The City of Yellowknife's Heritage Committee has appointed an indigenous representative from the Yellowknives Dene First Nation.
On Monday, city council approved amending the 11-member committee's terms of reference. The number of members of the public on the heritage committee was reduced to eight from nine, and one representative from the Yellowknives Dene was added.
Fred Sangris was nominated by the Yellowknives Dene to represent them on the committee, and city council officially appointed him on Monday to the position for a two-year term.
The City of Yellowknife resides on the traditional territory of the Yellowknives Dene First Nation. The committee makes recommendations to the city on preserving and promoting heritage.
Sangris, a former Yellowknives Dene chief and a historian and storyteller, said he was happy with the appointment and hopes to incorporate more of the history of the Yellowknives Dene into heritage projects throughout the city.
Opportunity to educate residents, visitors
He said that not many people living in or visiting Yellowknife know very much about the Yellowknives Dene and the stories they have. He said he hopes this will change with the First Nation's involvement on the committee.
"Being part of [the] Heritage Committee we can put up signs, plaques around the city, ... so they have a good understanding of the people of Yellowknife and the people in the surrounding area here," said Sangris.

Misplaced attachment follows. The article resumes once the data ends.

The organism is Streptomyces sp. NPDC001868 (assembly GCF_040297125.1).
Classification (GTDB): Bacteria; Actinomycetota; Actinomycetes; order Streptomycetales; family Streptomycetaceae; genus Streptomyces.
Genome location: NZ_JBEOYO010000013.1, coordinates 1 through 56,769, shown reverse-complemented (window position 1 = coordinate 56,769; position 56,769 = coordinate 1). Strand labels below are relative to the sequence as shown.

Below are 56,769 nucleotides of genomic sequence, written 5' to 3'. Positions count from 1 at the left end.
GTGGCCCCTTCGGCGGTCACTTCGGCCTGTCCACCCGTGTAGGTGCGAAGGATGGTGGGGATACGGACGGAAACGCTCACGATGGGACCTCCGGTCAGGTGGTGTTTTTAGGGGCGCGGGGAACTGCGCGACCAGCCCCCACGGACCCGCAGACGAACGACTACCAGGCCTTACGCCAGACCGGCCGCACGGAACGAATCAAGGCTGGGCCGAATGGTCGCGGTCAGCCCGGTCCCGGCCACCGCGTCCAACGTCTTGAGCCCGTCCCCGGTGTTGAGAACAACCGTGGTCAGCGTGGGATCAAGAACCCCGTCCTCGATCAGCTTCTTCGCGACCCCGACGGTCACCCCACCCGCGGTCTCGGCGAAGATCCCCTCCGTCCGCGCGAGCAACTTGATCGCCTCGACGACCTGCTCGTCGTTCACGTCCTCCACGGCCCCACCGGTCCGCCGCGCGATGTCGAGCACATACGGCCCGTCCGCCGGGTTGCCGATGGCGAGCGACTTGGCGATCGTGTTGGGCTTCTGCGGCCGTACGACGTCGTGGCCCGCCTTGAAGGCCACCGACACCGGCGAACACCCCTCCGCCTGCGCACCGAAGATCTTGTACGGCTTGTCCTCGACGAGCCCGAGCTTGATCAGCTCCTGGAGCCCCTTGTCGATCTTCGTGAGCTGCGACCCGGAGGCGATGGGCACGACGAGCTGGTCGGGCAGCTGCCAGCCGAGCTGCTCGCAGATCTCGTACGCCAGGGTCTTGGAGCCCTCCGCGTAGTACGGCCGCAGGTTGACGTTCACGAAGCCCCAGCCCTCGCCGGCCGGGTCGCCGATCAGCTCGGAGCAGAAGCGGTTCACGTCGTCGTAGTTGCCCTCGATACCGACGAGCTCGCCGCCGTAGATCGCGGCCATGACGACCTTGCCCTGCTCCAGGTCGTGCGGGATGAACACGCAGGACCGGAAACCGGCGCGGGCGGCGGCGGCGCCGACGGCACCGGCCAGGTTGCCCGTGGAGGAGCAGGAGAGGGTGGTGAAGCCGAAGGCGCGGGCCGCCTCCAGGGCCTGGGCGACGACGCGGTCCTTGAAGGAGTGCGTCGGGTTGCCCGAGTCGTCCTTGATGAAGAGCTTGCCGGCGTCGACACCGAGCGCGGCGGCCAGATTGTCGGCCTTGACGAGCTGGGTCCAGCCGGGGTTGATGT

He said one of the things discussed in his first committee meeting was documenting and sharing historical accounts about the areas Yellowknives Dene occupied around the capital.
For example, he said the hilltop where Pilots' Monument is located was not only used to help pilots flying into the city, but was used by Yellowknives Dene as a lookout point for hunting and watching for people travelling over the lake. He said he would like to see some kind of recognition of this history alongside the Pilots' Monument.
Committee chair Julian Morse said appointing a representative from the Yellowknives Dene First Nation was something the committee had wanted to do for a long time and that committee members recognized the need for better representation from the indigenous community.
"Everybody on the committee is very excited to have Fred on board," he said.
"I think we're looking forward to a new chapter in the Heritage Committee and opening up opportunities for recognizing a huge part of Yellowknife's history that previously hasn't been recognized on the level I'm hoping it will be."